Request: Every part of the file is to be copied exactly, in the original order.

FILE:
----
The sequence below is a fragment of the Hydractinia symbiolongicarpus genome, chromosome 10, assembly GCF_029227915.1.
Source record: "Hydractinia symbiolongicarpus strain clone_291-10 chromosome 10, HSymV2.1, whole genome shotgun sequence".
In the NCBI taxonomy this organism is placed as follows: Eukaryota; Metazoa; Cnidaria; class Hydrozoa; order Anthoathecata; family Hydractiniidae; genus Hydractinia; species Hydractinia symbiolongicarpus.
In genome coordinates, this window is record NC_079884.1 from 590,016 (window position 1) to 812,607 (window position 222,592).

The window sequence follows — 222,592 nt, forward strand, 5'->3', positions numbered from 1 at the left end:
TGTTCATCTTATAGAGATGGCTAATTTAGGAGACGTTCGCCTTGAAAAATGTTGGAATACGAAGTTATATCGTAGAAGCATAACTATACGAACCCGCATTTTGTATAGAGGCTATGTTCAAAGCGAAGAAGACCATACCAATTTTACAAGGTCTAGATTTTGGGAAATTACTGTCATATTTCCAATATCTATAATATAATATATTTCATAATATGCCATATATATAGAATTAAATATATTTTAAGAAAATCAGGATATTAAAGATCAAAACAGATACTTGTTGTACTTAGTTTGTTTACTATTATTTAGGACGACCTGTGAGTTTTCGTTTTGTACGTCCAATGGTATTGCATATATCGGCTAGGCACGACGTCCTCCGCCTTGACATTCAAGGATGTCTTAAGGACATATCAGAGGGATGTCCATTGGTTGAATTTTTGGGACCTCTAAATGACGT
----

The sequence below is a fragment of the Hydractinia symbiolongicarpus genome, chromosome 10, assembly GCF_029227915.1.
Source record: "Hydractinia symbiolongicarpus strain clone_291-10 chromosome 10, HSymV2.1, whole genome shotgun sequence".
In the NCBI taxonomy this organism is placed as follows: Eukaryota; Metazoa; Cnidaria; class Hydrozoa; order Anthoathecata; family Hydractiniidae; genus Hydractinia; species Hydractinia symbiolongicarpus.
In genome coordinates, this window is record NC_079884.1 from 590,016 (window position 1) to 812,607 (window position 222,592).

The window sequence follows — 222,592 nt, forward strand, 5'->3', positions numbered from 1 at the left end:
TGTTCATCTTATAGAGATGGCTAATTTAGGAGACGTTCGCCTTGAAAAATGTTGGAATACGAAGTTATATCGTAGAAGCATAACTATACGAACCCGCATTTTGTATAGAGGCTATGTTCAAAGCGAAGAAGACCATACCAATTTTACAAGGTCTAGATTTTGGGAAATTACTGTCATATTTCCAATATCTATAATATAATATATTTCATAATATGCCATATATATAGAATTAAATATATTTTAAGAAAATCAGGATATTAAAGATCAAAACAGATACTTGTTGTACTTAGTTTGTTTACTATTATTTAGGACGACCTGTGAGTTTTCGTTTTGTACGTCCAATGGTATTGCATATATCGGCTAGGCACGACGTCCTCCGCCTTGACATTCAAGGATGTCTTAAGGACATATCAGAGGGATGTCCATTGGTTGAATTTTTGGGACCTCTAAATGACGT